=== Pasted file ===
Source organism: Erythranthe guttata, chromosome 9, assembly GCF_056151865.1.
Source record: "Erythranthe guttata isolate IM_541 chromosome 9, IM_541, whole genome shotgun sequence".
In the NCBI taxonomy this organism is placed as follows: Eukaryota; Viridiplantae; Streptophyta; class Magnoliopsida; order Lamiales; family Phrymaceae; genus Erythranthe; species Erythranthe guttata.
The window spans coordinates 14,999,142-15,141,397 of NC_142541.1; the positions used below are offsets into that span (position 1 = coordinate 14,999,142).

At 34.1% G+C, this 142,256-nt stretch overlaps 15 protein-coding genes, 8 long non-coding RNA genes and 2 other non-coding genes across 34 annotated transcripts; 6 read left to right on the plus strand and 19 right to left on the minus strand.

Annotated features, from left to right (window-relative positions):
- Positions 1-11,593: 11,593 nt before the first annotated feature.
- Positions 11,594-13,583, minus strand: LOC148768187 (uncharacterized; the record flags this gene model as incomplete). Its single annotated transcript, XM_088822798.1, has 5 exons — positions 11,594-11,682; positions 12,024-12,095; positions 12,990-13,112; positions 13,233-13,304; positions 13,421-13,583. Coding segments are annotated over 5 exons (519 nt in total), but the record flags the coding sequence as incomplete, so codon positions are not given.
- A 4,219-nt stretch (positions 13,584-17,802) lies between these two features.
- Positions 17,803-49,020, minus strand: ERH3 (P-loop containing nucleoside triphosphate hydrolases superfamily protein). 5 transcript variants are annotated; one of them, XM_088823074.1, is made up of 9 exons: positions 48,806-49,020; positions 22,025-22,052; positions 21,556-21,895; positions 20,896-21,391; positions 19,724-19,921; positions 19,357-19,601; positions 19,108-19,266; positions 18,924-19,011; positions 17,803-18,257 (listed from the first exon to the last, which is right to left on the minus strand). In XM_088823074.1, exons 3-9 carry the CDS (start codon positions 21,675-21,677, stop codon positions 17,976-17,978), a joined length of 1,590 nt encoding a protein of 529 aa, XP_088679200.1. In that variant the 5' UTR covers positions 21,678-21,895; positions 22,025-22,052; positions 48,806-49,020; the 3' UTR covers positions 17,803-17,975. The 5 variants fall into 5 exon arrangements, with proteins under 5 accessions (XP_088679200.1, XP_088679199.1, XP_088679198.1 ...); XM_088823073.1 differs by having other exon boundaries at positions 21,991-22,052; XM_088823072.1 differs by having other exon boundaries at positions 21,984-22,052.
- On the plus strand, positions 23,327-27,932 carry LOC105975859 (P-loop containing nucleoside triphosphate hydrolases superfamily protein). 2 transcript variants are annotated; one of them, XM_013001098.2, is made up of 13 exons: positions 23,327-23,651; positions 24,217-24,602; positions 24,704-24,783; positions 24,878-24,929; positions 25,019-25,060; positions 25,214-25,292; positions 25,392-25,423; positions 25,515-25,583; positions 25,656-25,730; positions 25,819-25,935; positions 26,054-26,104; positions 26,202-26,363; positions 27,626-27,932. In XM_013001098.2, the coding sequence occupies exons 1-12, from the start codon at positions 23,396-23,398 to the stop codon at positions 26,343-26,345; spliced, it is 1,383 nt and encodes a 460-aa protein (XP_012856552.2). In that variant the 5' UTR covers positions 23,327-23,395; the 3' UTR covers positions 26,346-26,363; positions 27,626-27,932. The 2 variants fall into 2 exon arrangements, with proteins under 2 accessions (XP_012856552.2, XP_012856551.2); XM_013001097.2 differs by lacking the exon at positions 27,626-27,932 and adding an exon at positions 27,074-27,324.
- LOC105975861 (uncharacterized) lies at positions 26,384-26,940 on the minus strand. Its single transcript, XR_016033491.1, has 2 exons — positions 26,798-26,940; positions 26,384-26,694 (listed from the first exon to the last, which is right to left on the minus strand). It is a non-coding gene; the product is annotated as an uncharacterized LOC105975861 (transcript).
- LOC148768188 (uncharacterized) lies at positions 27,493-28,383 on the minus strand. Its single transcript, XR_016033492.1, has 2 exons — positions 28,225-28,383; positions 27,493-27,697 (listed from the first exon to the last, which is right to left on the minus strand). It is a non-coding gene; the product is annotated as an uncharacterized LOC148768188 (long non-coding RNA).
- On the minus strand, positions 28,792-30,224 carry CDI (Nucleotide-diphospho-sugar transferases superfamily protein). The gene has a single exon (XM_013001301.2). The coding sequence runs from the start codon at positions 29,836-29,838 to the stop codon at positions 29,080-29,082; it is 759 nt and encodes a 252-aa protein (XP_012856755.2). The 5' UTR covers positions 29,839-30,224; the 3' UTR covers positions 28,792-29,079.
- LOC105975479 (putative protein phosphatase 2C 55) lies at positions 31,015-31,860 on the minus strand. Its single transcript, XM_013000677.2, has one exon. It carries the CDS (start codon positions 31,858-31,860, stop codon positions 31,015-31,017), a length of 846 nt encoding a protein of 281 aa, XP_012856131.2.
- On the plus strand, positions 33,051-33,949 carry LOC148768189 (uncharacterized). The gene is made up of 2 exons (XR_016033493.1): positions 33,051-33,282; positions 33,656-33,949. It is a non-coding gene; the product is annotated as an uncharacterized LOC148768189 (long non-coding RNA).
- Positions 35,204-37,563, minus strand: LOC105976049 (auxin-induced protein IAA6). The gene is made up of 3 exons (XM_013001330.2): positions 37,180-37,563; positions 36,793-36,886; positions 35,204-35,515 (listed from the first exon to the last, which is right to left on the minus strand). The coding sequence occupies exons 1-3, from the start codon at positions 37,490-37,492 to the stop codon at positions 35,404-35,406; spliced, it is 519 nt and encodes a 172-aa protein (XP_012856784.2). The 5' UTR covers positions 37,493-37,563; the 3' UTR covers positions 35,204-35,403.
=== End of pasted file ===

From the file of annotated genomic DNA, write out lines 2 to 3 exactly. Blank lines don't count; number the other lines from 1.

Source record: "Erythranthe guttata isolate IM_541 chromosome 9, IM_541, whole genome shotgun sequence".
In the NCBI taxonomy this organism is placed as follows: Eukaryota; Viridiplantae; Streptophyta; class Magnoliopsida; order Lamiales; family Phrymaceae; genus Erythranthe; species Erythranthe guttata.